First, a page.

I found three ticks on me after my trip to Torridon. Please be aware and read the NHS info below.
We’ve been recieving more calls about tick bites ⚠️ Lots of important info in this post, so please read on ⤵️
If you spot a tick bite, don’t worry, the majority of tick bites cause no issues, however, if you do get bitten, you should:
✅ Remove the tick ASAP (info below)
✅ Wash your skin with soap afterwards
✅ Apply an antiseptic cream around the bite
✅ Take pictures of the bite and any rash
To force the tick out, you should not:
❌ Use a cigarette, match or lighter
❌ Squeeze the tick
❌ Use any alcohol or petroleum jelly
The safest way to remove a tick is to use a tick removal tool, such as a tick twister or tick card. If these aren’t available, you can use a pair of fine toothed tweezers.
Using a tick removal tool via NHS Highland
There is no need to consult your GP if you have been bitten and have no symptoms. However, do keep an eye on the bite area, and if you develop ANY rash (not just one resembling a bullseye) or develop any flu-like symptoms in the weeks following a bite, make an appointment with your GP right away.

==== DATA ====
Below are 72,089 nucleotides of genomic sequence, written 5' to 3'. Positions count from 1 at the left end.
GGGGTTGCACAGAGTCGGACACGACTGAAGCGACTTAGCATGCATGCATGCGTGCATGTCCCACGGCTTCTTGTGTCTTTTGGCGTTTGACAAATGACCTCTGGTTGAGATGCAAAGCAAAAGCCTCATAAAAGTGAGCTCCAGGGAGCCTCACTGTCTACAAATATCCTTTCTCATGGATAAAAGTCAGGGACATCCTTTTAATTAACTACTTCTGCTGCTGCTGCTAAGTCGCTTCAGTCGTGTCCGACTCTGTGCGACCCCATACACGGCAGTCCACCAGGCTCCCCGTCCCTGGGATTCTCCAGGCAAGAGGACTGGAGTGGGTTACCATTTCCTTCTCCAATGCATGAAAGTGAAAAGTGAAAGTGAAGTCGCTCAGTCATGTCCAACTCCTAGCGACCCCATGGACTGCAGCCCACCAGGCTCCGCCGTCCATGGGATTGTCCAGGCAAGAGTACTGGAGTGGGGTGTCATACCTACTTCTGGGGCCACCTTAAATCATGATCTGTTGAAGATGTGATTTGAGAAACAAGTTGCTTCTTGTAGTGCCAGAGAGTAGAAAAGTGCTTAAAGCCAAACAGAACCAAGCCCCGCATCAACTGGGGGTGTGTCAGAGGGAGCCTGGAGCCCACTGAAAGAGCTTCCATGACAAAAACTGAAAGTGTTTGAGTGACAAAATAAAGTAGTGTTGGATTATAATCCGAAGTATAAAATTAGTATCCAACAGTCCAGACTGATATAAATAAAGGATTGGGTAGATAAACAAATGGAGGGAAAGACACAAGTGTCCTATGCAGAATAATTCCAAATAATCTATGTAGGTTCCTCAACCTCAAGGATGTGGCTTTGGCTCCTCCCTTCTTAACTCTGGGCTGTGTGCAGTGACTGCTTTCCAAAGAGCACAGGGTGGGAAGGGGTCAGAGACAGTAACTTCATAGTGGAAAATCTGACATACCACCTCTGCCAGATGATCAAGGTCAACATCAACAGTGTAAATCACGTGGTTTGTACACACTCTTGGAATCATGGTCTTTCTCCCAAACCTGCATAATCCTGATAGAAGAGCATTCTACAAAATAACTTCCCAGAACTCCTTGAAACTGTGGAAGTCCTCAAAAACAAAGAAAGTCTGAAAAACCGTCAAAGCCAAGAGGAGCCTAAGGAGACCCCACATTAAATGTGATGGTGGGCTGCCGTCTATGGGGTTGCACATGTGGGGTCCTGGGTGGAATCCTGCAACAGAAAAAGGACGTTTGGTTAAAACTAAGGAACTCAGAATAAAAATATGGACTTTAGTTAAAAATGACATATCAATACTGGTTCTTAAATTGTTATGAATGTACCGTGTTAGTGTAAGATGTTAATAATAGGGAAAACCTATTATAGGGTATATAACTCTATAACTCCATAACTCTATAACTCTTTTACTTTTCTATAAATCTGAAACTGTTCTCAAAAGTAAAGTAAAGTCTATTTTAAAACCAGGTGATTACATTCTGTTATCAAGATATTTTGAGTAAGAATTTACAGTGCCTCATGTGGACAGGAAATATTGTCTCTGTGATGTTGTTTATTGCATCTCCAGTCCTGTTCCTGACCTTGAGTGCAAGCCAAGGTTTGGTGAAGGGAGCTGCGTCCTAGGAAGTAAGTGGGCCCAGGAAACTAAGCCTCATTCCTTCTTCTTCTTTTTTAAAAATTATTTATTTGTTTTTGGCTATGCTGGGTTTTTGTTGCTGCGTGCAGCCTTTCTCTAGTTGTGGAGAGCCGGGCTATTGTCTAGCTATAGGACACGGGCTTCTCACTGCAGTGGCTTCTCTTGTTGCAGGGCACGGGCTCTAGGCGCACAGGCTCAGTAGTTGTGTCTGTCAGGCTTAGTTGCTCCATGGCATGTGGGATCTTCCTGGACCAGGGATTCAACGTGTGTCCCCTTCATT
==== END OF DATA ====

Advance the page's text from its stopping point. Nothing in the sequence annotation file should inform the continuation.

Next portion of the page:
Make sure to tell your GP that you’ve been bitten, or if you’ve been in an area where ticks are present – wooded, grassy areas with dense overgrowth. This is where taking pictures can help, they can be assessed if any rash disappears or spreads 📸
Remember, not everyone who contracts Lyme Disease develops a rash, or notices a bite, so it’s very important to be aware of, and seek advice for any flu-like symptoms quickly:
➡️ Muscle aches
➡️ Joint pain
➡️ Stiff neck
Self-help guide for tick bites – this can help asses any symptoms and direct you to the right care in the right place.
General information on tick bites